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Obsidian
February 1st, 2015, 01:42 PM
This post will probably be rambling and disjointed, I apologize in advance. I need help keeping my hair healthy while I grow it some more and I'm at a loss as how to do it. To start my hair is 2b/2c/fm/ii with a bit of 3a at the nape of my neck. Its currently shoulder length and layered, I'd like to get it to bst. I have colred it a couple times in the last year but only a couple shades lighter or darker then its natural shade. I recently used madder root to go red.

I have seborrheic dermatitis and I can't use conditioner, not even sulfate and cone free or else I get big itchy spots I scratch until they bleed. For the last year I've been using handmade shampoo bars (I make my own) and a vinegar rinse. Its worked well when my hair was short but its getting longer now and my curls are starting to get really tangle-y. If I brush it, it turns into a poof ball, if I don't brush it, it turns into a wild mess.

I've tried oil treatments, it doesn't help. I've used curl defining serum, it makes my hair crunchy. Shea body butter helps some but too much will weight my fine hair down. Silicone based serums seem to be the best "band-aid" but it doesn't wash out well with my poo bars and it absolutely has to be washed out within 12 hours of applying it.

Any idea what I might use that will soften my hair some without weighing it down or irritating the seborrheic dermatitis? My hair is at the point I usually get frustrated with it and chop it all off. Last year I cut it about a inch all over, makes my scalp easier to care for but I hate it that short. In all honesty, I hate the curls, especially the ringlets at my nape. I wish I had soft waves all over so any product that might help relax the curls would be great too. No henna, I like the color but its too much upkeep.

Eastbound&Down
February 1st, 2015, 01:59 PM
I found a recipe for a shampoo made with coconut milk
1/4 cup coconut milk
3-4 drops of essential oil of your choice
1/2 cup baby shampoo of your choice
1 tsp vitamin e, olive, or almond oil

It's supposed to be very gentle and good for color treated hair, it might be worth a try.

Eastbound&Down
February 1st, 2015, 02:00 PM
I found a recipe for a shampoo made with coconut milk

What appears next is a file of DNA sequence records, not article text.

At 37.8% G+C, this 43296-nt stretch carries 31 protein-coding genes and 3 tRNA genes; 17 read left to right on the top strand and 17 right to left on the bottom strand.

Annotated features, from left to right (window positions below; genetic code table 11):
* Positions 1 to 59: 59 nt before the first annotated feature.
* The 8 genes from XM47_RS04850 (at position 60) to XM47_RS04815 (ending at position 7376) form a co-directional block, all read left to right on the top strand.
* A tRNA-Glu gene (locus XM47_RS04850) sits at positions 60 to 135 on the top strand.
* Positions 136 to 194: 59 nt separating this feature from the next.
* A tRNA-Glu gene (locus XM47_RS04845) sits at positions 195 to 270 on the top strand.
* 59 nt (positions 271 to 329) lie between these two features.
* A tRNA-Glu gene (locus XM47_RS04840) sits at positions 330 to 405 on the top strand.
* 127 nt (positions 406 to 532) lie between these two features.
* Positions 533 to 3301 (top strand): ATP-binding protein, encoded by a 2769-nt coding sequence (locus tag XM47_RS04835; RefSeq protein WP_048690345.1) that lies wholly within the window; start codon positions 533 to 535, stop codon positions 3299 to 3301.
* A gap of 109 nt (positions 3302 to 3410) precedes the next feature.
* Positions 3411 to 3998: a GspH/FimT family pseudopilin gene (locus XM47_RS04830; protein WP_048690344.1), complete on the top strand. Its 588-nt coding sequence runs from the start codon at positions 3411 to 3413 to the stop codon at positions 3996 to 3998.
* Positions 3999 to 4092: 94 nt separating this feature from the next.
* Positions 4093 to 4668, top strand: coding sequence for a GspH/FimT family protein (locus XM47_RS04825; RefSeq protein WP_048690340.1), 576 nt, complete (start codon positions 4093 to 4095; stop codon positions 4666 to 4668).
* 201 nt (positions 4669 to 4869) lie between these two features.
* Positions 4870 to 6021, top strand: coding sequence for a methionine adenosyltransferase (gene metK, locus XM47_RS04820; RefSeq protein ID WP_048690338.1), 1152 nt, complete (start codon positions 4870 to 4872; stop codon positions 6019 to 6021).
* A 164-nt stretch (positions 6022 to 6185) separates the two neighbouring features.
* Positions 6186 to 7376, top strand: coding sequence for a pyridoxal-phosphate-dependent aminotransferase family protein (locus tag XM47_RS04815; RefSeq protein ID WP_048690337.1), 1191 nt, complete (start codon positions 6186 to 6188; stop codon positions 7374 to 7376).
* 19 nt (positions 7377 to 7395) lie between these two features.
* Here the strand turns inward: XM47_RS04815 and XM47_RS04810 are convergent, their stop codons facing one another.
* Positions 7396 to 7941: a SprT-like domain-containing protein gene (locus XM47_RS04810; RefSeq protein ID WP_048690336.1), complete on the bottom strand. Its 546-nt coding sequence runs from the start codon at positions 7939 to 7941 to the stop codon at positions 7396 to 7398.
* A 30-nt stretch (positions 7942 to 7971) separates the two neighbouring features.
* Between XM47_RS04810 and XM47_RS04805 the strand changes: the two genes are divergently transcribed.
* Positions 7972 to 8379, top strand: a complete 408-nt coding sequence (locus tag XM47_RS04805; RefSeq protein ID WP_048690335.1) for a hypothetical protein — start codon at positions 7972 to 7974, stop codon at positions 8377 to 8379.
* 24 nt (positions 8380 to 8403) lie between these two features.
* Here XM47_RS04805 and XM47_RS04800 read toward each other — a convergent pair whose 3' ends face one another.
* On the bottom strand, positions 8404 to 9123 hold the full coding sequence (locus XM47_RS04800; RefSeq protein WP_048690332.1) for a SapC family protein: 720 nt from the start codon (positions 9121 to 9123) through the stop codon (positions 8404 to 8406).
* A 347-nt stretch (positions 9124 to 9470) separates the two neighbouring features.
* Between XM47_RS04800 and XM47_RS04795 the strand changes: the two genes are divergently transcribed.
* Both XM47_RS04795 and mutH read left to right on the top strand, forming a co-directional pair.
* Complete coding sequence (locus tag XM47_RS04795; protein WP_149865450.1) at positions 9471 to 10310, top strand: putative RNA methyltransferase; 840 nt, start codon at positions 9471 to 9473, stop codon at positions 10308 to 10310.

1/4 cup coconut milk
3-4 drops of essential oil of your choice
1/2 cup baby shampoo of your choice
1 tsp vitamin e, olive, or almond oil

It's supposed to be very gentle and good for color treated hair, it might be worth a try.

memeow
February 1st, 2015, 02:53 PM
You say you've done oil treatments before with no success, but this might be a little different. After shampooing, with damp hair, rub 1 drop of mineral oil between your hands and then run your hands through the ends of your hair. The oil should give you enough slip to gently detangle, and will prevent your hair from getting too stuck together. The mineral oil should come off no problem in the next wash.

I've found this method really useful as long as you don't overdo it with the oil! Madora uses this as her only form of conditioner on her knee-length hair, so it is probably worth trying.

Obsidian
February 1st, 2015, 05:07 PM
I wasn't really after new shampoo but I'll try the coconut milk next time I open a can, it sounds interesting. Not interested in using petroleum products at all, its hard to wash out with my poo bar.
I was hoping for more natural things I could try to help the condition of my hair.

Wildcat Diva
February 1st, 2015, 05:19 PM
Catnip tea soaks?

pamrlyn
February 1st, 2015, 05:47 PM
Hi Obsidian

i'm a newby & sure there are others out there with different experiences & hopefully you will find the right solution for you

I have had trouble with seborrheaic dermatitis as well. and try to make the most of my curls - so feel like I'm kind of in the same boat. I avoid all fragranced products. Paula's' Choice has a conditioner / detangler that I can tolerate just fine. Still, I keep it away from my scalp. Paula's Choice is only available online from her website. She also has a gentle shampoo/body wash with no fragrance.

Several hours before shampooing with my own homemade brand, I use coconut oil on the length & especially the ends of my hair. food grade. my poo is conditioning, but still I use the conditioner & finger-detangle in the shower.

There is a Curly Girl Method with great tips on making your curls springy instead of droopy. Here is a wiki-how link that explains how to do it

http://www.wikihow.com/Follow-the-Curly-Girl-Method-for-Curly-Hair

Scalp massage really helps keep your scalp healthy too.

Pam in NW GA USA

CousinItt
February 1st, 2015, 07:47 PM
An alternative to MO is grapeseed oil - it behaves in a similar fashion, and I have used it with great success.

As to your ends getting tangled - it's there are a few reasons why it my be that way - if they're lacking moisture, damp oiling could help. If they're lacking protein, a gelatin mask is really effective. It's possible it might be build up, despite the vinegar rinses, so clarifying might work. Tbh, I'm not sure how you would tell which treatment is the one you need, other than experimenting - others might know more.

The first thing I usually try is a gelatin mask (avoid if your hair is protein sensitive) Here's a good recipe: science-y hair blog protein treatment (http://science-yhairblog.blogspot.ca/2014/04/gelatin-protein-treatment-recipe-update.html) it washes out with warm water, so it's perfect to use with your shampoo bars.